But for a man to believe it as the most undoubted certainty in the world, that he shall be judged according to the quality of his actions here, and after judgment receive an eternal recompense, and yet to take his full swing in all the pleasures of sin, is it not a greater frenzy, than for a man to take a purse at Tyburn, while he is actually seeing another hanged for the same fact? It is really to dare and defy the justice of Heaven, to laugh at right-aiming thunderbolts, to puff at damnation, and, in a word, to bid Omnipotence do its worst. He, indeed, who thus walks, walks surely; but it is because he is sure to be damned.

I confess it is hard to reconcile such a stupid course to the natural way of the soul's acting, according to which, the will moves according to the proposals of good and evil, made by the understanding; and, therefore, for a man to run headlong into the bottomless pit, while the eye of a seeing conscience assures him that it is bottomless and open, and all return from it desperate and impossible; while his ruin stares him in the face, and the sword of vengeance points directly at his heart, still to press on to the embraces of his sin, is a problem unresolvable upon any other ground, but

that sin infatuates before it destroys. For Judas to receive and swallow the sop, when his master gave it him seasoned with those terrible words, "It had been good for that man that he had never been born;" surely this argued a furious appetite and a strong stomach, that could thus catch at a morsel with the fire and brimstone all flaming about it, and, as it were, digest death itself, and make a meal upon perdition.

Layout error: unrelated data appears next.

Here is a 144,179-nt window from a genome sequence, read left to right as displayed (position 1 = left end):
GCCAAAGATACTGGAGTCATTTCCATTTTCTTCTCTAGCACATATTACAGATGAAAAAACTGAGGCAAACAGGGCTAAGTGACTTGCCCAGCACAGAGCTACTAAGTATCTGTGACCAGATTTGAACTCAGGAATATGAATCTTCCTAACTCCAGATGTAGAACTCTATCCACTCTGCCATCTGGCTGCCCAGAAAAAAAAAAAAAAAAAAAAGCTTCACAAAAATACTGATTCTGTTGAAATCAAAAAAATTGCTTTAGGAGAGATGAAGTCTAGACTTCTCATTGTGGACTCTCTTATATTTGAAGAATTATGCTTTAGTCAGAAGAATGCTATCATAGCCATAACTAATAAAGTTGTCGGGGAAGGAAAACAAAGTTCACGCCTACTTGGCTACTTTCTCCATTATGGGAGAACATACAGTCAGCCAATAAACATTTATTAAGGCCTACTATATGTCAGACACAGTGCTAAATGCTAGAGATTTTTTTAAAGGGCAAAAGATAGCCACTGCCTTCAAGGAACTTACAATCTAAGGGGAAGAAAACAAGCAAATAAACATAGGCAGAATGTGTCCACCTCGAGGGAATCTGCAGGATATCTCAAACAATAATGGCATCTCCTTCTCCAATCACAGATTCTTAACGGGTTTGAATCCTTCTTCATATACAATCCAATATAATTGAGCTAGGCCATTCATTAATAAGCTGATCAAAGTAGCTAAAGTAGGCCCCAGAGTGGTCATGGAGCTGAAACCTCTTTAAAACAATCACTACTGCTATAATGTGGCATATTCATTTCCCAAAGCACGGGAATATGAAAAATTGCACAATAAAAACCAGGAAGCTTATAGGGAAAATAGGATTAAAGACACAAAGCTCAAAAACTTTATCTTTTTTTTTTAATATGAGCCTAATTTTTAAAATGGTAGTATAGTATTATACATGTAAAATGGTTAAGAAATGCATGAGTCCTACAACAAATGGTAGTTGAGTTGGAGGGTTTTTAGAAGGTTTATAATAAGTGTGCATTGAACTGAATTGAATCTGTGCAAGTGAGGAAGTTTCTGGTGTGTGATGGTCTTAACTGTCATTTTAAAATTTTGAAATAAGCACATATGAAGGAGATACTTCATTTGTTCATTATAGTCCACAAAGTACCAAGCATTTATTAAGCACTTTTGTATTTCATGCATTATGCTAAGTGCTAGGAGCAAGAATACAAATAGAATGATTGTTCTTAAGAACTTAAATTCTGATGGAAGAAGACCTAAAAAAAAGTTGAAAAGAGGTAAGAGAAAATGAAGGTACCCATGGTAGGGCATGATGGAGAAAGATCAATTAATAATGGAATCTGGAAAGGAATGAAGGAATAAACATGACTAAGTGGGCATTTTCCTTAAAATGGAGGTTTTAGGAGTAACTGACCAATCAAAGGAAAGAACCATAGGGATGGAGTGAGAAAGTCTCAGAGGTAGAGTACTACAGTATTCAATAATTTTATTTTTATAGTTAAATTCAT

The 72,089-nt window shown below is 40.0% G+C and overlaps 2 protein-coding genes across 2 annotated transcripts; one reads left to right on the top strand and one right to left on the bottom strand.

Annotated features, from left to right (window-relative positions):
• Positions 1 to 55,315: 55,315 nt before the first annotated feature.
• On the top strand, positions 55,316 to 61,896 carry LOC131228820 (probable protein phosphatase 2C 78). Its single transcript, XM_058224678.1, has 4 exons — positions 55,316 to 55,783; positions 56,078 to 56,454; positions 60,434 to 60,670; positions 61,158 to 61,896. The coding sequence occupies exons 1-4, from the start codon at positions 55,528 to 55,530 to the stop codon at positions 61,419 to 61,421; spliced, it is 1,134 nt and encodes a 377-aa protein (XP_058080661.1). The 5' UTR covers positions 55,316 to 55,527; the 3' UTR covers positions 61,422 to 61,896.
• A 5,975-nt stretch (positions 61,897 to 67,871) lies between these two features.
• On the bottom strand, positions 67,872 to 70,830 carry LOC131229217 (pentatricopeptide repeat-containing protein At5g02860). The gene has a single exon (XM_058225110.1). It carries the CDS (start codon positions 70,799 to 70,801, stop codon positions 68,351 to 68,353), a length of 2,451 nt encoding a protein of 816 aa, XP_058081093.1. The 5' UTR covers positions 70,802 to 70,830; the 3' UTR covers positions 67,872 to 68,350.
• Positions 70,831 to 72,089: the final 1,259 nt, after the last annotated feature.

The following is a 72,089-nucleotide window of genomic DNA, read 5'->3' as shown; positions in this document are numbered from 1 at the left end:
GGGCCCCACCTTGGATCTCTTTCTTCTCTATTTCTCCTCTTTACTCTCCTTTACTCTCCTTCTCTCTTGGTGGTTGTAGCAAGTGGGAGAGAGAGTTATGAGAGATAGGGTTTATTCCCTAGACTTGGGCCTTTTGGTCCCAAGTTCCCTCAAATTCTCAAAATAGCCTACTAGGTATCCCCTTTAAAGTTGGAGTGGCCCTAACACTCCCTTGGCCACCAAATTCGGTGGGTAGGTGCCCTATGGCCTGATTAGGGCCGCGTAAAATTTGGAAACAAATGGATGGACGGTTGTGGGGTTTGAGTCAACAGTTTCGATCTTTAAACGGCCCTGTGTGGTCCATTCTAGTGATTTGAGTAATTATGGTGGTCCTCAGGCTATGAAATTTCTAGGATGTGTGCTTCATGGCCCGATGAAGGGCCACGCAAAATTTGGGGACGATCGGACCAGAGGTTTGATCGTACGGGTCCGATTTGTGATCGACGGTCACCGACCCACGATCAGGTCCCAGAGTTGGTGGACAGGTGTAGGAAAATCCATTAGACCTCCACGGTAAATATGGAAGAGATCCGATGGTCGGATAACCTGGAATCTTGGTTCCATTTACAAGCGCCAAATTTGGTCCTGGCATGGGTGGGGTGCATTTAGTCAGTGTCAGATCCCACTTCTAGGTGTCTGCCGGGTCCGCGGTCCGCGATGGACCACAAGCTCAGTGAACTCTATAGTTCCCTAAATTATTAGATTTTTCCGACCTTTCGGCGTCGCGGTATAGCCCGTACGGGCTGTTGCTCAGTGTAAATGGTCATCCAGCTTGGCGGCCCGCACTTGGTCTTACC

I could wish that every bold sinner, when he is about to engage in the commission of any known sin, would arrest his confidence, and for a while stop the execution of his purpose, with this short question, Do I believe that it is really true, that God has denounced death to such a practice, or do I not? If he does not, let him renounce his Christianity, and surrender back his baptism, the water of which might better serve him to cool his tongue in hell, than only to consign him over to the capacity of so black an apostasy. But if he does believe it, how will he acquit himself upon the accounts of bare reason? For does he think, that if he pursues the means of death, they will not bring him to that fatal end? Or does he think that he can grapple with divine vengeance, and endure the everlasting burnings, or arm himself against the bites of the never-dying worm? No, surely, these are things not to be imagined; and therefore I cannot conceive what security the presuming sinner can promise himself, but upon these two following accounts,